The two parties battling against changes to the ACT's compensation laws both took $10,000 gifts from one of Canberra's biggest personal injury lawyers.
Electoral disclosure documents reveal Mark Blumer, husband and business partner of ACT Law Society chief Noor Blumer, donated $10,000 each to the Greens and the Liberals nine days before the October election.
The Canberra Times revealed in May that the Law Society spent $131,000 on its publicity campaign against the changes to the territory's compulsory motor insurance and workers' compensations schemes.
Ms Blumer and Canberra Liberals Deputy Leader Brendan Smyth openly conferred in the Assembly Chamber in August while Mr Smyth amended the government's motor registration bill, and in the Law Society's annual report, Ms Blumer thanked the Liberals and the Greens for removing ''repugnant provisions'' from the legislation.
Electoral disclosure documents published by Elections ACT show Mr Blumer, a director at Blumers Personal Injury Lawyers, made a $10,000 donation to the Canberra Liberals on October 11 and another to the ACT Greens on October 12, just over a week before the ACT election.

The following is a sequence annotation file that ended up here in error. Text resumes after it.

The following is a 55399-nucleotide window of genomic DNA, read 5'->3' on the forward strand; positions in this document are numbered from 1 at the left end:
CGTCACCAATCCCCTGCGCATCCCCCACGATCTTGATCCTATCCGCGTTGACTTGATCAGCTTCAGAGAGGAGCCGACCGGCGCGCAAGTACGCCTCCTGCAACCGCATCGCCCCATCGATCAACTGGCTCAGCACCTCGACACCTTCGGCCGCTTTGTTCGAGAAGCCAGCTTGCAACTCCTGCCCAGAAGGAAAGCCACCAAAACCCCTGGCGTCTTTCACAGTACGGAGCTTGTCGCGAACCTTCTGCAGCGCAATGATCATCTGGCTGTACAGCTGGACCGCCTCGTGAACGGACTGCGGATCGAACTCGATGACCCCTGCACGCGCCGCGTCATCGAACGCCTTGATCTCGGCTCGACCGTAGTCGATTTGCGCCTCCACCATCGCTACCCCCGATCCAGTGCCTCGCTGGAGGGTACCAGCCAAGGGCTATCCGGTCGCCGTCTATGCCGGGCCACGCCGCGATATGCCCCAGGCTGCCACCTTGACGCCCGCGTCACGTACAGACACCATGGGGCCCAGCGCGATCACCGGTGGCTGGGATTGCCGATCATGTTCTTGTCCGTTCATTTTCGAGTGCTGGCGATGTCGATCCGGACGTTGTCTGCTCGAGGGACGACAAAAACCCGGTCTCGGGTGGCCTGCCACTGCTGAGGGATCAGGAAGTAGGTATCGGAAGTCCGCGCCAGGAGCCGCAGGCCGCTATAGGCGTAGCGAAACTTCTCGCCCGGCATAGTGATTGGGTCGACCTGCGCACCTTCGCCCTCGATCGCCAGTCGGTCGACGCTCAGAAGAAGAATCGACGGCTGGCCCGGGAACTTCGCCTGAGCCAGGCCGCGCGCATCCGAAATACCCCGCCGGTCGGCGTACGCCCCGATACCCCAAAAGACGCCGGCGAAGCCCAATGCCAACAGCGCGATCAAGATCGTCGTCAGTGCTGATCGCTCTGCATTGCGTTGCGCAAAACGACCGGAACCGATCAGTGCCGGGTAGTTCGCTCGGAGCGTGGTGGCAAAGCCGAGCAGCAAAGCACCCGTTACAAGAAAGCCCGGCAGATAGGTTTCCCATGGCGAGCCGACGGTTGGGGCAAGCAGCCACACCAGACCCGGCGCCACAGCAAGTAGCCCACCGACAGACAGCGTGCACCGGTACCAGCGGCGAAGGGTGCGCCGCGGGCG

Mr and Mrs Blumer could not be reached for comment on Friday.
ACT Greens convener Clare Quinn said the party had decided its position on workers' compensation and third party insurance independently of the donation.
''As the donation was over $1000, it was referred to the ACT Greens' Donations Reference Group in order to be accepted,'' Ms Quinn said.
She said the reference group assessed donations against criteria including whether the values of the donor were consistent with those of the Greens and whether the donation could create a conflict of interest for individual MLAs or the party.
''The Donations Reference Group had no objections to the donation in question.''
Asked whether accepting the donation was appropriate, Canberra Liberals campaign manager Stephen Doyle said: ''Unlike the Labor Party we do not receive millions in gambling donations and so depend on wide-ranging community support.
''The campaign was very pleased with the level of support we received for the election.''
In August, Treasurer Andrew Barr said amendments by the Liberals and Greens to the motor registration legislation had ''gutted'' ACT Labor's proposed reforms.
Mr Barr said the bill passed by the Legislative Assembly before the election achieved none of the government's aims except to close a legal loophole that had monopoly insurer NRMA threatening to apply for a $45 increase in annual premiums in addition to the $52 increase approved in July.
The Treasurer said there had been ''no genuine progress'' towards a regime that would attract competition into the market and put downward pressure on compulsory third-party insurance premiums, the major component of motor registration bills.